- We support children to establish Child Forums where they work together to end child marriage by reporting cases, finding birth certificates to prevent underage girls from being married, and advocating for ending the practice.
And it’s working – children we are working with in Uganda stopped over 50 child marriages in their communities every year. All around the world, children have been stepping into the frontline in their communities and taking action to keep children safe and call out violence when it occurs.
3. Educating and supporting parents
Families should be children’s fiercest protectors – but sometimes, they are the enablers or even the perpetrators of the violence that children experience. The COVID-19 pandemic has heightened the risk of physical, emotional, and/or sexual abuse that some children face, with lockdowns isolating them from their broader school and community networks and the protection that they offer.
At the same time, the economic stress caused by the lockdowns and other COVID-related effects can make desperate families more vulnerable to the financial lures of subjecting their children to child labor, child marriage, child prostitution, and child trafficking.
We are working to combat these after effects by teaching caregivers about positive parenting and discipline techniques, children’s rights and the law, the importance of education, and the risks and consequences of putting children into exploitative situations.
We are also tackling the economic drivers of exploitation and violence by providing caregivers with emergency food, cash, and tangibles so they can meet their families’ needs, helping them to rebuild their livelihoods with training, equipment, and connecting them to counseling, psychosocial support, or just a listening ear.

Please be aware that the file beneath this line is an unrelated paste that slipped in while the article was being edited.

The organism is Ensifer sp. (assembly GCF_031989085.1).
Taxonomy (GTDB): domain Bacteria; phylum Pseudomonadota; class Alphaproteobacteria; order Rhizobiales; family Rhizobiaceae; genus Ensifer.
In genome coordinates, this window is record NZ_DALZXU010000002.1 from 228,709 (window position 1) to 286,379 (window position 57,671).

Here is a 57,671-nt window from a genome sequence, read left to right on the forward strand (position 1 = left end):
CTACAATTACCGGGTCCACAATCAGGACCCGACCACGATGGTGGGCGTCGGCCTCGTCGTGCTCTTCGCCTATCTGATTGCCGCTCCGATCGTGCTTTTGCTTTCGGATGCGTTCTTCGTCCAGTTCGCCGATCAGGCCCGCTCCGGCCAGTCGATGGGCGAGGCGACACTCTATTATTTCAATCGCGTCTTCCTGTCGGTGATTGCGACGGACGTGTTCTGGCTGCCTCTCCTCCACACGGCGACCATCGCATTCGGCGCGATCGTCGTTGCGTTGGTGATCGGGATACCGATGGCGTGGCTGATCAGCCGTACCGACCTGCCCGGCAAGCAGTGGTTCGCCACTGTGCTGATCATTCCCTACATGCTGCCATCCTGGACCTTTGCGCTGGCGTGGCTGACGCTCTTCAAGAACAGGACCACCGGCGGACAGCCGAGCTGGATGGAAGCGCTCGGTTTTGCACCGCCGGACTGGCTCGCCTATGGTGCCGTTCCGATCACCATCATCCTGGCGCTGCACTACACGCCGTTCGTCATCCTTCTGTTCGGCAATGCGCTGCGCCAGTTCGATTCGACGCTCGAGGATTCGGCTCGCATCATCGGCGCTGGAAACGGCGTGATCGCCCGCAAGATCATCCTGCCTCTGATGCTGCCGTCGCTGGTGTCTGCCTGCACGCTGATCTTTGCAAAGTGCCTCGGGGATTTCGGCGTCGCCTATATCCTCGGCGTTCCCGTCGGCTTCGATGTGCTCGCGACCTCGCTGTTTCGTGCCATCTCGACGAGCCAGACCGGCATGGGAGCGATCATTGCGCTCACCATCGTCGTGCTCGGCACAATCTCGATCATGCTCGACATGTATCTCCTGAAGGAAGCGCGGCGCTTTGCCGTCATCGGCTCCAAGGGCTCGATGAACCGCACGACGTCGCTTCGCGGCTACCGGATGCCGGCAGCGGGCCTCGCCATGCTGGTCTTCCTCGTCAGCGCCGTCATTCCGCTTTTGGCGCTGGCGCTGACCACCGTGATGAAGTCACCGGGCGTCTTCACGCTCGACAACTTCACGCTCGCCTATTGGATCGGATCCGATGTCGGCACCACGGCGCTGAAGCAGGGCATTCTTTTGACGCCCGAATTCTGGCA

4. Mobilizing communities
Community-based development is at the heart of child sponsorship, and we are mobilizing communities in the 4 districts where we work to protect children from violence.
In each of these communities, we build strong, trusted relationships with local partners, including teachers, police, health workers, local government, community organizations, and businesses, as well as leaders from many faiths, who are often the most trusted and authoritative voices in their communities.
Some of these faith leaders may have promoted gender inequality, stigma, family violence and harmful traditional practices like child marriage and female genital mutilation in the past, so we work with Christian, Muslim, Hindu and other leaders to address misconceptions, and empower them to inspire their communities to better meet the needs of the most vulnerable.
We also partner with over 110 community volunteers who live and work in the same communities as our sponsored children, equipping them to monitor and support children’s well-being and become catalysts for community change to end violence against children.
During COVID-19 lockdowns, these community volunteers have been an ever-present safety net for children, even when schools and other services were closed; they live in the same neighborhood even when we can’t be there.
They are helping to change the community’s views on issues like child marriage, child labor, and physical discipline; they are equipping caregivers with positive parenting techniques; and when violence against children occurs, they are reporting it to authorities – and explaining to others in their community why and how to report violence too.
And it’s not just sponsored children who benefit when communities come together to make the areas safer for children. Because of our community-based development approach, for every child who is sponsored, many other children benefit from the project.